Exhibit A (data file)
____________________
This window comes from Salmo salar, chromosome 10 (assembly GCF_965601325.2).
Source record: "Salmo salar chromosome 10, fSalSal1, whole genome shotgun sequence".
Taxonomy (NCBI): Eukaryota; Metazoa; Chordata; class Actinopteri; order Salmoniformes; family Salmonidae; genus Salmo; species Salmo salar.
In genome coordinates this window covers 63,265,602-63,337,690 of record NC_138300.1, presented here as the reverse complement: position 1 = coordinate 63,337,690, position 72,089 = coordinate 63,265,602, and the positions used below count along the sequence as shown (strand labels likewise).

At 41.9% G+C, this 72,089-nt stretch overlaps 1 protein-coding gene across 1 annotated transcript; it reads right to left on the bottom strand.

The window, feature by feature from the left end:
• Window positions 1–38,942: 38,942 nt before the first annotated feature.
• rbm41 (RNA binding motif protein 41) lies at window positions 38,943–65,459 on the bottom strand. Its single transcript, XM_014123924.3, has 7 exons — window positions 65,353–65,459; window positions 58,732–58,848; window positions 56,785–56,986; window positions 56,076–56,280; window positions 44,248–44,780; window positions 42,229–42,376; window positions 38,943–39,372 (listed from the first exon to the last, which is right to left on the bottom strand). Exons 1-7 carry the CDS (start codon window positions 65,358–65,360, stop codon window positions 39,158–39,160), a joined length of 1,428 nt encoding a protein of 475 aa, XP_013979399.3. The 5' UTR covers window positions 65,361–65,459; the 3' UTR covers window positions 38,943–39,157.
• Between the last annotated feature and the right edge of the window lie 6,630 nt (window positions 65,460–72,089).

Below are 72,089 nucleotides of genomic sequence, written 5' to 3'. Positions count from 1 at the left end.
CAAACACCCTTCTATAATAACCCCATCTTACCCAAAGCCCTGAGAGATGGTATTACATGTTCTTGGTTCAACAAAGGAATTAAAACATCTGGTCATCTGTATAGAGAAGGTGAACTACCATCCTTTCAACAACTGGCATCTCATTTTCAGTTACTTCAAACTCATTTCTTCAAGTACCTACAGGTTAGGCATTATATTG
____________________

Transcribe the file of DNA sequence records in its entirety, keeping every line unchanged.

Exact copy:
This window comes from Salmo salar, chromosome 10 (assembly GCF_965601325.2).
Source record: "Salmo salar chromosome 10, fSalSal1, whole genome shotgun sequence".
Taxonomy (NCBI): Eukaryota; Metazoa; Chordata; class Actinopteri; order Salmoniformes; family Salmonidae; genus Salmo; species Salmo salar.
In genome coordinates this window covers 63,265,602-63,337,690 of record NC_138300.1, presented here as the reverse complement: position 1 = coordinate 63,337,690, position 72,089 = coordinate 63,265,602, and the positions used below count along the sequence as shown (strand labels likewise).

At 41.9% G+C, this 72,089-nt stretch overlaps 1 protein-coding gene across 1 annotated transcript; it reads right to left on the bottom strand.

The window, feature by feature from the left end:
• Window positions 1–38,942: 38,942 nt before the first annotated feature.
• rbm41 (RNA binding motif protein 41) lies at window positions 38,943–65,459 on the bottom strand. Its single transcript, XM_014123924.3, has 7 exons — window positions 65,353–65,459; window positions 58,732–58,848; window positions 56,785–56,986; window positions 56,076–56,280; window positions 44,248–44,780; window positions 42,229–42,376; window positions 38,943–39,372 (listed from the first exon to the last, which is right to left on the bottom strand). Exons 1-7 carry the CDS (start codon window positions 65,358–65,360, stop codon window positions 39,158–39,160), a joined length of 1,428 nt encoding a protein of 475 aa, XP_013979399.3. The 5' UTR covers window positions 65,361–65,459; the 3' UTR covers window positions 38,943–39,157.
• Between the last annotated feature and the right edge of the window lie 6,630 nt (window positions 65,460–72,089).

Below are 72,089 nucleotides of genomic sequence, written 5' to 3'. Positions count from 1 at the left end.
CAAACACCCTTCTATAATAACCCCATCTTACCCAAAGCCCTGAGAGATGGTATTACATGTTCTTGGTTCAACAAAGGAATTAAAACATCTGGTCATCTGTATAGAGAAGGTGAACTACCATCCTTTCAACAACTGGCATCTCATTTTCAGTTACTTCAAACTCATTTCTTCAAGTACCTACAGGTTAGGCATTATATTG